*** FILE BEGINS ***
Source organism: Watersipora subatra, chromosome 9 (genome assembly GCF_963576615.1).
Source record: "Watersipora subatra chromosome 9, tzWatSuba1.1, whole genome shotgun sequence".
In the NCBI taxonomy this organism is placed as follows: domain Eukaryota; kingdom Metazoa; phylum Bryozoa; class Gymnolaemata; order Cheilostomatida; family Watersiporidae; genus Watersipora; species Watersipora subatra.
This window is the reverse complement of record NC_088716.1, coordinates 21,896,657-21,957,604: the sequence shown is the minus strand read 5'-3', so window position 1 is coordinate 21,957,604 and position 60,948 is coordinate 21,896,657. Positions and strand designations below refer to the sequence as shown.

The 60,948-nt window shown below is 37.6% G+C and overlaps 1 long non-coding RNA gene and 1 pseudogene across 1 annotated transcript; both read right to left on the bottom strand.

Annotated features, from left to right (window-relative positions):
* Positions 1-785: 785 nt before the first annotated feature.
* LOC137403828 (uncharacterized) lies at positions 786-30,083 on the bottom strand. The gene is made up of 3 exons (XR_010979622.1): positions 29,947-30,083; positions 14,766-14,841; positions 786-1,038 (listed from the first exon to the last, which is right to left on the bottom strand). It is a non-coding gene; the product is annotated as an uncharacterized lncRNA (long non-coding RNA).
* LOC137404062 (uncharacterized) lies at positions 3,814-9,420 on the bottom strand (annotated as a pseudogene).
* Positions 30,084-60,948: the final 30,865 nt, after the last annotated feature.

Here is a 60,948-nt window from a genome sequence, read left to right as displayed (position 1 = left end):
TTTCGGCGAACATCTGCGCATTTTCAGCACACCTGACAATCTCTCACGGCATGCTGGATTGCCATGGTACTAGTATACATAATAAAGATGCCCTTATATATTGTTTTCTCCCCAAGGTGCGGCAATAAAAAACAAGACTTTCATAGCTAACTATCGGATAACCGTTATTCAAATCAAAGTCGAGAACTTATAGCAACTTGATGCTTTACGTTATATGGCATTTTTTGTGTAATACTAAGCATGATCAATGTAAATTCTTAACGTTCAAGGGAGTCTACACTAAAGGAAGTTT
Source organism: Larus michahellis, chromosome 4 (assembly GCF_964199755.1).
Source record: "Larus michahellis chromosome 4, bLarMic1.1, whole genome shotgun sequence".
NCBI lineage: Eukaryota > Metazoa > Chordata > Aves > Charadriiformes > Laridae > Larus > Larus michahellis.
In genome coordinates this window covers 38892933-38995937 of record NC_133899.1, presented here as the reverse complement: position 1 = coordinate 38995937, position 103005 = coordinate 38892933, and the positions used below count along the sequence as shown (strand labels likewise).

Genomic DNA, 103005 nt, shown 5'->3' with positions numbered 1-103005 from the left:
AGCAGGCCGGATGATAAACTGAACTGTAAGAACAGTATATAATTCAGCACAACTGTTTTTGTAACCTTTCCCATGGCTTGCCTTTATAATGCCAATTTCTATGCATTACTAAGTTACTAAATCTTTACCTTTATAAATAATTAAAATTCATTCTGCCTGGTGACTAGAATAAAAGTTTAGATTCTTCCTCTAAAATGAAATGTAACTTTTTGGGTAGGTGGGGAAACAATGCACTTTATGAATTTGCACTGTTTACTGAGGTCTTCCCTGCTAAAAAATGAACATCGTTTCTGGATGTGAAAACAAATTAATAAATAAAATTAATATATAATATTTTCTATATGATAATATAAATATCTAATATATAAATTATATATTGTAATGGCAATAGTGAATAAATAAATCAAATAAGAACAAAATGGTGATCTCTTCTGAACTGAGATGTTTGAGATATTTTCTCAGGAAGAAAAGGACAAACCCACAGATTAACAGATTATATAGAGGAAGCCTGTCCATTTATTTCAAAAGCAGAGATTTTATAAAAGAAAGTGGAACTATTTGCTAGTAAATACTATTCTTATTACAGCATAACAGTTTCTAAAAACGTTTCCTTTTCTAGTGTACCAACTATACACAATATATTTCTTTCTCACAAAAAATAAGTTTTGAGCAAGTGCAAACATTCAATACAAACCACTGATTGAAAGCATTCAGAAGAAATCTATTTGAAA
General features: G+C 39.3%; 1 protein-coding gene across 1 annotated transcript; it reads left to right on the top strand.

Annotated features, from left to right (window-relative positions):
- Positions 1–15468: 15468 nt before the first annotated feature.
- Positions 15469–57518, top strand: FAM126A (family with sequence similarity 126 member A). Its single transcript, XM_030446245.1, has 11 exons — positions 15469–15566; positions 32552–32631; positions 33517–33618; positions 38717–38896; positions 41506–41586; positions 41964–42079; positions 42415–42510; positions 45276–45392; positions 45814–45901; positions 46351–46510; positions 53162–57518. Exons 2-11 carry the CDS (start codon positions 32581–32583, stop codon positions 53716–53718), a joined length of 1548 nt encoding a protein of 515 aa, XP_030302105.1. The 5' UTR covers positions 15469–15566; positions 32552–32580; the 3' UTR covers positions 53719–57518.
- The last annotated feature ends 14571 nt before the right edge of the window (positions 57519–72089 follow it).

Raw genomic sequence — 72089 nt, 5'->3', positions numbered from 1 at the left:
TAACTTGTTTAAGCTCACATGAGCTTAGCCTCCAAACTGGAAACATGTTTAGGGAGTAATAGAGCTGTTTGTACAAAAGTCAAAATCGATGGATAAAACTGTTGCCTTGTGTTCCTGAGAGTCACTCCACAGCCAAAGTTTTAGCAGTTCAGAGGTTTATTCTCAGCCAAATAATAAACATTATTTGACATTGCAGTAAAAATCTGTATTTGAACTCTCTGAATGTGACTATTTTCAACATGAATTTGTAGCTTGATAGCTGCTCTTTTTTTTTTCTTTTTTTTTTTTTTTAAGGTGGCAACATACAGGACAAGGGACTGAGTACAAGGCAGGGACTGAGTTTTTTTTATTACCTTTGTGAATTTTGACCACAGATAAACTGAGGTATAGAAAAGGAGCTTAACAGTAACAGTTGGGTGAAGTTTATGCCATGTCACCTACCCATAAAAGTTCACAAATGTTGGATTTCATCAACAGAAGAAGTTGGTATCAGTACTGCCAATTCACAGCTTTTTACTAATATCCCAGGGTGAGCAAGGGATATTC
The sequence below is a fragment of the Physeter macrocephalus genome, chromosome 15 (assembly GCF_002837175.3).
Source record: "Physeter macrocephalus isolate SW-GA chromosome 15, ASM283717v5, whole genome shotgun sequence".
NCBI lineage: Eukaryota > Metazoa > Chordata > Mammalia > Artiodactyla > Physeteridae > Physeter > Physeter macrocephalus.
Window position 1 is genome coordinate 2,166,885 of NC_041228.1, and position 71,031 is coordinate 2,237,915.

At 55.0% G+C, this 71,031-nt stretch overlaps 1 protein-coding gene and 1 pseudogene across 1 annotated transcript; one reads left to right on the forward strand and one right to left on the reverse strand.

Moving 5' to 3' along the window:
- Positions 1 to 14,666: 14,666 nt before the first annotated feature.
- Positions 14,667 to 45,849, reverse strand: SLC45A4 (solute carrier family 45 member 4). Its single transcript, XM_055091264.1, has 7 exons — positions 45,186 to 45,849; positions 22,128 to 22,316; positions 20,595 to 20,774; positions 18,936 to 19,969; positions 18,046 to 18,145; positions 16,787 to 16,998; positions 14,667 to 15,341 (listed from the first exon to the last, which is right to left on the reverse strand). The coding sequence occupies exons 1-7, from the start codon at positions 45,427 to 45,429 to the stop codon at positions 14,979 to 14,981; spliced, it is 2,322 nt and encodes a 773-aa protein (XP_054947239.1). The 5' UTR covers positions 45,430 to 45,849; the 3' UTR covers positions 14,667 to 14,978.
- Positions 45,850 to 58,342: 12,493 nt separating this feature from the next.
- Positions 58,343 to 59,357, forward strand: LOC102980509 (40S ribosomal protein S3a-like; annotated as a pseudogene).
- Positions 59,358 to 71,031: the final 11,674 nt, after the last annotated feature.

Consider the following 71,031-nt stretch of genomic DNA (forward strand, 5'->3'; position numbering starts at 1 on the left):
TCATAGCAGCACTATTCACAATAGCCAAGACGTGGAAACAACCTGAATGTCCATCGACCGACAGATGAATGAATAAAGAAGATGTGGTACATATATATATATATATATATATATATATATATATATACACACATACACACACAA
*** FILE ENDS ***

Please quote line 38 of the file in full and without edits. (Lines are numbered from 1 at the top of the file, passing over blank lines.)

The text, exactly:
TCATAGCAGCACTATTCACAATAGCCAAGACGTGGAAACAACCTGAATGTCCATCGACCGACAGATGAATGAATAAAGAAGATGTGGTACATATATATATATATATATATATATATATATATATATACACACATACACACACAA